This commentary first appeared in Forbes.
Forbes: Learn From Burger King's Advertising Fiasco
When your advertising campaign draws official protest from a nation's government instead of increased sales, it's time to rethink your marketing strategy. Unfortunately for Burger King's investors, who have seen their investment lose value while McDonald's&... as consumers look for cheap eats, this is exactly what just happened.
Burger King's recent European campaign for the Texican Whopper featured a lanky American cowboy, a short, round Mexican draped in a cape resembling Mexico's flag and the tag line "the taste of Texas with a little spicy Mexican." The uproar was immediate. Jorge Zemeno, the Mexican ambassador to Spain, objected publicly. Many Mexican-Americans have voiced strong displeasure with the ads.
I wrote last month in "Barbie Goes To China" that companies must target their brand messages to local consumers and sometimes reposition their brands for different markets. They also need to think globally while they act locally. A poorly conceived campaign in a single place can damage your brand image everywhere. In this age of Twitter and YouTube, marketing stumbles spread fast and live forever. You have to keep a tight leash on your campaigns around the world and understand global ramifications.
Burger King isn't the first company to fail to consider the global implications of an ad campaign. There are abundant business school case studies of forays into local markets gone wrong from poor adaptation. Today the stakes are higher than ever, as emerging markets are the only markets still enjoying growth in the financial crisis and they must contribute a huge share of revenue for even the largest companies.
For instance, China has replaced the U.S. as the world's largest auto market and has become the last major driver of growth for auto manufacturers like General Motors, which expects to double its sales there in the next several years.
My firm, the China Market Research Group, cmrconsulting.com.cn, estimates 6% to 8% growth in China's auto sector this year, which, though considerable, is far less than last year. The highest gains will come in the luxury segment and in small-engine cars for younger drivers. Mercedes had 50% growth on the Chinese mainland in March, year over year. GM's corresponding figure was about 25%.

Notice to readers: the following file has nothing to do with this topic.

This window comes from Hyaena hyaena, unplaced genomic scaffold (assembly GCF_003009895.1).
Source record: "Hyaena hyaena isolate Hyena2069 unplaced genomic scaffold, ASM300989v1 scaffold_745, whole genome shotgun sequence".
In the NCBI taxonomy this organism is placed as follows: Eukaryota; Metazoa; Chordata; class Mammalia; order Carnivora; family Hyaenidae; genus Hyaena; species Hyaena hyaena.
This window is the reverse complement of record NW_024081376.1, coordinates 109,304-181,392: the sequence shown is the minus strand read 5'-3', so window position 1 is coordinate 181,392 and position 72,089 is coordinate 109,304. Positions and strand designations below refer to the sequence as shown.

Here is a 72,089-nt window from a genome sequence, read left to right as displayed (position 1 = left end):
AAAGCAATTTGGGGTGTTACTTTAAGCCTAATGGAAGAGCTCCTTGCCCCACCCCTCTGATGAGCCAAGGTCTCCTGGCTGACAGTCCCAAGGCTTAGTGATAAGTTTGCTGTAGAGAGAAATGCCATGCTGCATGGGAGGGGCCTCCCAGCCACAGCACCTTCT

Fiat and its sexy Ferrari brand have fallen far behind--because a poorly conceived ad campaign devastated their ability to capture this growth. And the campaign didn't even air in China; however, outraged Chinese consumers replayed the ads thousands of times on online video sites.
Last year, Fiat released an ad in Italy in which actor Richard Gere drives a Lancia Delta from Hollywood to Tibet. Gere is hated in China for being an outspoken supporter of the Dalai Lama. He was hardly the right spokesman for an ad touching on a topic so incredibly sensitive to the Chinese. It caused an online uproar and Chinese message boards were flooded with comments from consumers saying they would never buy a Fiat car.
Not only does this show the danger of not thinking through the ramifications of a local campaign in a global world; it also highlights the pitfalls of celebrity marketing. A celebrity beloved in one market may be loathed in another, as I wrote in "Celebrities and China: Marketing Hell."
Burger King's and Fiat's blunders are just examples. They aren't the first, and they won't be the last. But smart companies can learn from them. If your business has a global presence, you absolutely must be attuned to the cultural issues in every relevant market. A couple of decades ago, nothing would have come of these missteps because information traveled much more slowly. In the world we live in, Chinese consumers are going to know about ads in Italy and Mexican consumers will pick up on ads in Europe.
To prevent such mistakes, companies must better communicate messages across their different offices and establish measures to ensure that controversial ads don't get air time. You want press coverage, but you don't want that kind of press coverage.
Shaun Rein is the founder and managing director of the China Market Research Group, cmrconsulting.com.cn, a strategic market intelligence firm focused on China. He writes often for Forbes on leadership, strategy and marketing.